Well, I'm too late to recommend Walt Davis's new book for Christmas but it is well worth reading anytime.
He calls it "How to Not Go Broke Ranching: Things I learned the hard way in fifty years of ranching."
It's chock-full of Davis's anti-orthodox and yet logical thoughts and lessons.
The back cover of the book says Davis believes ranch life is "either the world's best way to make a living or an unending struggle against nature that will break the strongest spirit." That's the Walt Davis I know.
Many times I've heard Davis tell his story of change from the modern, high-tech methods of ranching to the more nature-compliant methods he teaches today. But in this book he tells still more than I ever knew of his past.
He shares stories from his boyhood in West Texas to the "end" of his regular ranching career and explains the logic and biology of everything he's changed, all sprinkled with his wry, often self-deprecating humor.
At one point he says: "In order to illustrate what I consider as flaws in the ways that ranches are and have been managed; I am going to use personal experiences. Any resemblance to dumb things you have done is purely coincidental."
Here are some other quotes from Davis's book:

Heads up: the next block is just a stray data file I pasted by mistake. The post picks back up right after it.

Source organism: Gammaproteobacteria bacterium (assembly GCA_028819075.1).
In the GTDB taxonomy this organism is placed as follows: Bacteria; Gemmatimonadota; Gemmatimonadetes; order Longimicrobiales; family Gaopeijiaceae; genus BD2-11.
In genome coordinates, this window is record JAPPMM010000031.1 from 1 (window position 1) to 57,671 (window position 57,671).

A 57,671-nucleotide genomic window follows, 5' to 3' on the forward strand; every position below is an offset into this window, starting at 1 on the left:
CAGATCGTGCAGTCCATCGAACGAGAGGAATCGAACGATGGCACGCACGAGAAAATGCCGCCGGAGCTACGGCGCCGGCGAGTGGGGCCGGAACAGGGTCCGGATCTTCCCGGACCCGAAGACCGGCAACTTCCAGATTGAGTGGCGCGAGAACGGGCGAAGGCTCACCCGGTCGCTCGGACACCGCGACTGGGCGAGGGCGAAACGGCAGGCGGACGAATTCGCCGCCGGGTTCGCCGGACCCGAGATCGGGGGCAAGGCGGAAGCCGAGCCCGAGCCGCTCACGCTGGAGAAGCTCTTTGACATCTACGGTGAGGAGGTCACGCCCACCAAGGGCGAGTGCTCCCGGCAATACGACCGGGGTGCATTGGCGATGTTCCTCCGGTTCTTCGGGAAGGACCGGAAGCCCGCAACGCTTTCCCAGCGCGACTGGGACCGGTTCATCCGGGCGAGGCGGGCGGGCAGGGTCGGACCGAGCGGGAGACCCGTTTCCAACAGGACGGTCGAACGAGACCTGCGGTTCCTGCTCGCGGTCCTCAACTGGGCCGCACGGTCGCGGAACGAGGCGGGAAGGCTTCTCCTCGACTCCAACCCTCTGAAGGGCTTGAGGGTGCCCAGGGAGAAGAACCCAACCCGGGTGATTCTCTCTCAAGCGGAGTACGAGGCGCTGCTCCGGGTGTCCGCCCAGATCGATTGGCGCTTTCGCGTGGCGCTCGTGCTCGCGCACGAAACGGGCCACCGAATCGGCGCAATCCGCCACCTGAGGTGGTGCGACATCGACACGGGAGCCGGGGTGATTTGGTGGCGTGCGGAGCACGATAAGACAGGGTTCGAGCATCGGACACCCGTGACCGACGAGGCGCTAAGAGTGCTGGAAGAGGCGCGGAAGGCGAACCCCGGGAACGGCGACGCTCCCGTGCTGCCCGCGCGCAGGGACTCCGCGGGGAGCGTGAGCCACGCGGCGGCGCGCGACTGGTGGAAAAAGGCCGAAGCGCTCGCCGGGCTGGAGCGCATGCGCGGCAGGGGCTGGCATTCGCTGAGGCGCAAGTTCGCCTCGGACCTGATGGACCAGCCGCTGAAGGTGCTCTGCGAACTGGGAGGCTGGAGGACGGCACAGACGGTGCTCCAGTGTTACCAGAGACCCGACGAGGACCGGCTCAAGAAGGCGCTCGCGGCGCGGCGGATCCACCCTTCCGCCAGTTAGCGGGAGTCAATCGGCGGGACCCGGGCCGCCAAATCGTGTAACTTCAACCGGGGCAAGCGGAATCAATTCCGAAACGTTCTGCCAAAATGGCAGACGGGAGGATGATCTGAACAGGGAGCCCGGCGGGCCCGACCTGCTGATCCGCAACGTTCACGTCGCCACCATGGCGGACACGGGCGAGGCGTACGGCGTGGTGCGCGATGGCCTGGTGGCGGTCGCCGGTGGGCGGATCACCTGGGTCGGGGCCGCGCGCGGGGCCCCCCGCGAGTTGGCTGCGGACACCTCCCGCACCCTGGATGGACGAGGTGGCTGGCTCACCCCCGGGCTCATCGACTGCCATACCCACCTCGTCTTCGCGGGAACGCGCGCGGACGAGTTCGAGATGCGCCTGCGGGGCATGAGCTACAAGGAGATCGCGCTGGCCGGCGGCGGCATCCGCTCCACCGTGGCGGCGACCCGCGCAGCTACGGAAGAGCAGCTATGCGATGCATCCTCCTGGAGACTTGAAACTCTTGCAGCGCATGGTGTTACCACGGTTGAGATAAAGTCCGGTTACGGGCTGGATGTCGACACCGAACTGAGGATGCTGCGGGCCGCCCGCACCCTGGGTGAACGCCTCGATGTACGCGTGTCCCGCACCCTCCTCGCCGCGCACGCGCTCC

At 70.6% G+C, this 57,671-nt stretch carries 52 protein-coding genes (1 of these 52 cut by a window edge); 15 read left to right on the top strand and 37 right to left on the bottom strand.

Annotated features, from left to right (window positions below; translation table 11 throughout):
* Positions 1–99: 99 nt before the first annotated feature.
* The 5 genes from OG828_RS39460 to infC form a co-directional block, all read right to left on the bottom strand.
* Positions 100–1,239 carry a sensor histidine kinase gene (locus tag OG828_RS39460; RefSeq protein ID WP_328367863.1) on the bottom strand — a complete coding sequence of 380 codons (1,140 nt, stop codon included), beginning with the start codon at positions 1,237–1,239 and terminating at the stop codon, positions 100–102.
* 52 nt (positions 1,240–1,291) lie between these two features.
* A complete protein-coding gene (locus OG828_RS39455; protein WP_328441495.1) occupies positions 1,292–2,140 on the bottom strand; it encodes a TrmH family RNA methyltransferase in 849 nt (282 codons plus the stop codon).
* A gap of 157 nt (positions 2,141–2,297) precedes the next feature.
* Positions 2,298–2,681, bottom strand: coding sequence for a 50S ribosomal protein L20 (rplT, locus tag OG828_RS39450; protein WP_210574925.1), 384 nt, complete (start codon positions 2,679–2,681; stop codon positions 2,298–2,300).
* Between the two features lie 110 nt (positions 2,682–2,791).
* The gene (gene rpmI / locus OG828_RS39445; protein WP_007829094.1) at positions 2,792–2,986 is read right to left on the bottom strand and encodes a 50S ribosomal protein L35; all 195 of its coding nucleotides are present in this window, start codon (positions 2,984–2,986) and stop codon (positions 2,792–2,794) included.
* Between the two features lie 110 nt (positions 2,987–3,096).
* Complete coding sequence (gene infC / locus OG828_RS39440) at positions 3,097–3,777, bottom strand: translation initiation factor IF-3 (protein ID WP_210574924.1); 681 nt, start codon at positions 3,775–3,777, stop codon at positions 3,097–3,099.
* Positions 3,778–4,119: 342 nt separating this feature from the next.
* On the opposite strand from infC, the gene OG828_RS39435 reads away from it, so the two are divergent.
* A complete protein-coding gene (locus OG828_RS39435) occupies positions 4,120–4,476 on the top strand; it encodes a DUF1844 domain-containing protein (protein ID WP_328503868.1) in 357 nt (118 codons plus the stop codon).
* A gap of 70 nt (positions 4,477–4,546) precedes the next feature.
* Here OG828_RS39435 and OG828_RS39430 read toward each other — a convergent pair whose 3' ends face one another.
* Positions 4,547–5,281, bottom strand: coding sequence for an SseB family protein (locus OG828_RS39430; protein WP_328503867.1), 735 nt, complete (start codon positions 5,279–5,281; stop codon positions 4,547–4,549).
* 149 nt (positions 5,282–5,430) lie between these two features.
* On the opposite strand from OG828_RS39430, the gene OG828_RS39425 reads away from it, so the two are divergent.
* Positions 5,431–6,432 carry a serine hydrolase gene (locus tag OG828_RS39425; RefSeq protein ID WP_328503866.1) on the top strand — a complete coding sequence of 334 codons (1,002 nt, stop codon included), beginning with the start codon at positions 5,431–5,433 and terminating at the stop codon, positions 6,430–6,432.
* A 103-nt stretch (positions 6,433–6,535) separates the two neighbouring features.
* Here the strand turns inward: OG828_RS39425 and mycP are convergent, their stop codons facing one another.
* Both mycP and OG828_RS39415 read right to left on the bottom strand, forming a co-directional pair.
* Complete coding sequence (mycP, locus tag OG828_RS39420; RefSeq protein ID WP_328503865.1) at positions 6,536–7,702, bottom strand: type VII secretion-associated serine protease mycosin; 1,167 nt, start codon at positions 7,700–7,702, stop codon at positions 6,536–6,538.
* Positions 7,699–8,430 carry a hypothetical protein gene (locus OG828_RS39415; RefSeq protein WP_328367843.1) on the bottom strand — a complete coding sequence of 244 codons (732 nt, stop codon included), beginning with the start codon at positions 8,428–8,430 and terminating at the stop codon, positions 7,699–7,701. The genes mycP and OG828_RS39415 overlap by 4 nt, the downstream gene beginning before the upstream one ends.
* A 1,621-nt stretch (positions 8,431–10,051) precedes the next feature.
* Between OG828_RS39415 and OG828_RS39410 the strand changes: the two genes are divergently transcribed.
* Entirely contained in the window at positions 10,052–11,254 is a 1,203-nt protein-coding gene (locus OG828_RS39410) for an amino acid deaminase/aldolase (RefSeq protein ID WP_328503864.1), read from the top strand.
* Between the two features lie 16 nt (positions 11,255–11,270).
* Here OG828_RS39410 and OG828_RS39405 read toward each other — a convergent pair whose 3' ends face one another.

- "Weeds are not caused by a 2-4-D deficiency."
- "The need to consistently feed large amounts of hay or other energy feeds during the dormant season is a signal that beneficial changes in management are possible."
- "It is usually a lot easier to get a loan than to pay it back."
- "The amount of money coming in is not nearly as important as the difference between what is coming in and what is going out."
These and many well-stated explanations throughout the book make Davis's points in clear ways, often with good anecdotes and illustrative stories from his past.
In summary, I've always said everything Walt teaches is summed up under this metaphorical umbrella and I've quoted it often over the years: "Agriculture should be the art and science of promoting life so that we can harvest some of the surplus for our own use."
It's this practice of promoting life and skimming it well which Davis is explaining in his new book. Get it for $30 from www.WaltDavisRanch.com.